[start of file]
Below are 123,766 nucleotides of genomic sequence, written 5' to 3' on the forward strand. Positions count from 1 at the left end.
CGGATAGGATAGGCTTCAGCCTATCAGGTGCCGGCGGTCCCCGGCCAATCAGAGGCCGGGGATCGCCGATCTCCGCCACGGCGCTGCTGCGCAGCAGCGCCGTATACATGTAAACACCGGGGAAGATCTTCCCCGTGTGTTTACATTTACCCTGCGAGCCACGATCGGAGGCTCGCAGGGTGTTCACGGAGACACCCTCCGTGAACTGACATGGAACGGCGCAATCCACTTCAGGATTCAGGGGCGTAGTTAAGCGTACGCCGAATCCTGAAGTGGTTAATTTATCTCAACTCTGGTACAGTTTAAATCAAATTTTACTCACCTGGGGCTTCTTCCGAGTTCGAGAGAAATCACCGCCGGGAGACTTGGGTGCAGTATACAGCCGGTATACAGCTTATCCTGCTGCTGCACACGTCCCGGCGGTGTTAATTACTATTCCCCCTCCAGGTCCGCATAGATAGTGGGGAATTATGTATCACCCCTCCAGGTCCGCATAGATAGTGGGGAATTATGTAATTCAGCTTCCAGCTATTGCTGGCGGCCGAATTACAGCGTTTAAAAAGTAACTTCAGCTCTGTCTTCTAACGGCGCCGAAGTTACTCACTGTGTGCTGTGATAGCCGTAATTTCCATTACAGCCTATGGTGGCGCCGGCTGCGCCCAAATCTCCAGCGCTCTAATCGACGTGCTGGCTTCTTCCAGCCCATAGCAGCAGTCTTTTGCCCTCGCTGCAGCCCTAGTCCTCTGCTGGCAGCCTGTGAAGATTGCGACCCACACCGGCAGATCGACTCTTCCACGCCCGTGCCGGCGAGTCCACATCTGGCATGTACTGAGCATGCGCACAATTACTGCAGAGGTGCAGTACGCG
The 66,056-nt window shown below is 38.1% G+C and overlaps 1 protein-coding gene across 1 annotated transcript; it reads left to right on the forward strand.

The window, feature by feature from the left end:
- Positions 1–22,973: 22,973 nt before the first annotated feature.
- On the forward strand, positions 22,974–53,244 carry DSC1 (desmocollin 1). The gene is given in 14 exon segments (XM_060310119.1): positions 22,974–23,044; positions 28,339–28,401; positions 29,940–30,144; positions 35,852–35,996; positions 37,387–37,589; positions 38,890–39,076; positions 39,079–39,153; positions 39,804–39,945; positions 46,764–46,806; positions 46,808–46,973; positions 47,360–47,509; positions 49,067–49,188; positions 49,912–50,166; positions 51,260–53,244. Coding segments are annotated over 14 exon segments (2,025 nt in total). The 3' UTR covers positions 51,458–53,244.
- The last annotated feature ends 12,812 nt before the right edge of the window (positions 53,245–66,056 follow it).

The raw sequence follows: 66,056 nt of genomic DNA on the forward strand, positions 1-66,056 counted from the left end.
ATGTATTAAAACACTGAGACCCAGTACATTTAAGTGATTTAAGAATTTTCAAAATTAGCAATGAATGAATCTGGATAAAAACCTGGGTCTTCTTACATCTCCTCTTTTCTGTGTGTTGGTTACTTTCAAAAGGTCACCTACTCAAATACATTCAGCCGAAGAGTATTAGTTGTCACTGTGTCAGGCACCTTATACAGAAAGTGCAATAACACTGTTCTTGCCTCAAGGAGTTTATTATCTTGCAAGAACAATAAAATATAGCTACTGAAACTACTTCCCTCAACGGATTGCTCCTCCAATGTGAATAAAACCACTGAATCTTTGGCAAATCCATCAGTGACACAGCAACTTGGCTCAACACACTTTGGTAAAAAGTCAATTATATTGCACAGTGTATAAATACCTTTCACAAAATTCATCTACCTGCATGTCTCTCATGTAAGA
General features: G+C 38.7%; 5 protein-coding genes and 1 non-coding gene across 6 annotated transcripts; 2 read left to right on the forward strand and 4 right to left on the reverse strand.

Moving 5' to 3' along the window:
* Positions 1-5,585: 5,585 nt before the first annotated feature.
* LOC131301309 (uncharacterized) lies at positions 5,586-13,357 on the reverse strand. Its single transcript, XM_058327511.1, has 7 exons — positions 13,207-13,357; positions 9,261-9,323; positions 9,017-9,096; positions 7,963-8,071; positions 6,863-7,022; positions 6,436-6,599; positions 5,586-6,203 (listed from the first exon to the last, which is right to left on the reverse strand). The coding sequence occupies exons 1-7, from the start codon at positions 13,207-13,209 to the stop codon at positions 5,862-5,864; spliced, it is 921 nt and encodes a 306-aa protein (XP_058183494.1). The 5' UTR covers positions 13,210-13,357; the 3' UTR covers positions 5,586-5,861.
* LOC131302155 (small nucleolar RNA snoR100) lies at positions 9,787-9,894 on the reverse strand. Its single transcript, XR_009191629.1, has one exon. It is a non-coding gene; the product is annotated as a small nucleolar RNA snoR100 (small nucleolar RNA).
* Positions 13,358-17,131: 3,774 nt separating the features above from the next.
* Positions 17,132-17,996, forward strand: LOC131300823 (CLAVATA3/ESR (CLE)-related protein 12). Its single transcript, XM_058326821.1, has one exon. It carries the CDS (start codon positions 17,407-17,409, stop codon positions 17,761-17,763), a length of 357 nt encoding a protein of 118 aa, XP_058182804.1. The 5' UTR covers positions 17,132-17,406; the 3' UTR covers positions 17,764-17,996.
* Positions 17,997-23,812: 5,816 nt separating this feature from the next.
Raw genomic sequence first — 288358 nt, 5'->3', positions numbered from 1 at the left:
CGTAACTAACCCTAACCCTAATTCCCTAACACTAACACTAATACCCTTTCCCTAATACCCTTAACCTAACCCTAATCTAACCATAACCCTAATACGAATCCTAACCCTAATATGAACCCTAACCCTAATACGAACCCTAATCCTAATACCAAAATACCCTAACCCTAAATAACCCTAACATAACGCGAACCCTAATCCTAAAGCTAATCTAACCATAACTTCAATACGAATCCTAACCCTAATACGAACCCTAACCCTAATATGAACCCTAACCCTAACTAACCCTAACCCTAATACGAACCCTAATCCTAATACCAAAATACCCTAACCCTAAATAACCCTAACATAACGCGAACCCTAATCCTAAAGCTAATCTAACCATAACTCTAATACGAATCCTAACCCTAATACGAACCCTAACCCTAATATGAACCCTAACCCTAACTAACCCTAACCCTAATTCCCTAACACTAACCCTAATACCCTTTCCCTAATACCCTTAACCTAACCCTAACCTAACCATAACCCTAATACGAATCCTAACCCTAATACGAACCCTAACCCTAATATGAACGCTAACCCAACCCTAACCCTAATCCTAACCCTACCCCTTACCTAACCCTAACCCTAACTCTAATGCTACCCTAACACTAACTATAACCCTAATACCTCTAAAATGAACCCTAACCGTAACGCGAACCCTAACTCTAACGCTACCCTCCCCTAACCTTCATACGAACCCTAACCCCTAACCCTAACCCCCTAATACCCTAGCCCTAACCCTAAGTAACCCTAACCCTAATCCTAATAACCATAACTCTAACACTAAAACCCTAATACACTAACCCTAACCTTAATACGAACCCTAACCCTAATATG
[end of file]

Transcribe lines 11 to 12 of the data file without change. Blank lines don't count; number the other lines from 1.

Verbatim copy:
Moving 5' to 3' along the window:
* Positions 1-5,585: 5,585 nt before the first annotated feature.